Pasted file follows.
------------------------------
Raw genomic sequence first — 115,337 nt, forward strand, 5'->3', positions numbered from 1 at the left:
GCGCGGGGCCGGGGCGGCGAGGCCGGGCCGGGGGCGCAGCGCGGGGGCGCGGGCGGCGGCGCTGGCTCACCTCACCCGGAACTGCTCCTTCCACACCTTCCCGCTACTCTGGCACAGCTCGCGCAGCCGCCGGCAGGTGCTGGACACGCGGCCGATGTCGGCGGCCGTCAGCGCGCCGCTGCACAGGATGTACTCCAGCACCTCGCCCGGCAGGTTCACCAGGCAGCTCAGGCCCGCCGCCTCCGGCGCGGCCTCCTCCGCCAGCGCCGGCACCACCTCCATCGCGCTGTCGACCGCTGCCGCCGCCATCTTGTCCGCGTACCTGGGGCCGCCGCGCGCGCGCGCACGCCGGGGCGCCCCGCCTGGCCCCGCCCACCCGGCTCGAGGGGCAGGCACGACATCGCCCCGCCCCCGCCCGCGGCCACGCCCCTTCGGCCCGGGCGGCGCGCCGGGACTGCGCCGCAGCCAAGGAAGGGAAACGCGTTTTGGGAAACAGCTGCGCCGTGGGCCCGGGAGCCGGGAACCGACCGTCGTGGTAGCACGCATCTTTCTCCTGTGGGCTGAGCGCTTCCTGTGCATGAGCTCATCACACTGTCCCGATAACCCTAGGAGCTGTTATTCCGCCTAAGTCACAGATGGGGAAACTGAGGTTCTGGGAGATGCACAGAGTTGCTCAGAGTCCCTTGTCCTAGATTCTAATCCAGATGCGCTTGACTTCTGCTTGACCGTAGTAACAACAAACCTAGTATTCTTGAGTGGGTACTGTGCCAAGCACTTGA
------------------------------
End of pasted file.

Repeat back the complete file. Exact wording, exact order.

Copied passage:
Raw genomic sequence first — 115,337 nt, forward strand, 5'->3', positions numbered from 1 at the left:
GCGCGGGGCCGGGGCGGCGAGGCCGGGCCGGGGGCGCAGCGCGGGGGCGCGGGCGGCGGCGCTGGCTCACCTCACCCGGAACTGCTCCTTCCACACCTTCCCGCTACTCTGGCACAGCTCGCGCAGCCGCCGGCAGGTGCTGGACACGCGGCCGATGTCGGCGGCCGTCAGCGCGCCGCTGCACAGGATGTACTCCAGCACCTCGCCCGGCAGGTTCACCAGGCAGCTCAGGCCCGCCGCCTCCGGCGCGGCCTCCTCCGCCAGCGCCGGCACCACCTCCATCGCGCTGTCGACCGCTGCCGCCGCCATCTTGTCCGCGTACCTGGGGCCGCCGCGCGCGCGCGCACGCCGGGGCGCCCCGCCTGGCCCCGCCCACCCGGCTCGAGGGGCAGGCACGACATCGCCCCGCCCCCGCCCGCGGCCACGCCCCTTCGGCCCGGGCGGCGCGCCGGGACTGCGCCGCAGCCAAGGAAGGGAAACGCGTTTTGGGAAACAGCTGCGCCGTGGGCCCGGGAGCCGGGAACCGACCGTCGTGGTAGCACGCATCTTTCTCCTGTGGGCTGAGCGCTTCCTGTGCATGAGCTCATCACACTGTCCCGATAACCCTAGGAGCTGTTATTCCGCCTAAGTCACAGATGGGGAAACTGAGGTTCTGGGAGATGCACAGAGTTGCTCAGAGTCCCTTGTCCTAGATTCTAATCCAGATGCGCTTGACTTCTGCTTGACCGTAGTAACAACAAACCTAGTATTCTTGAGTGGGTACTGTGCCAAGCACTTGA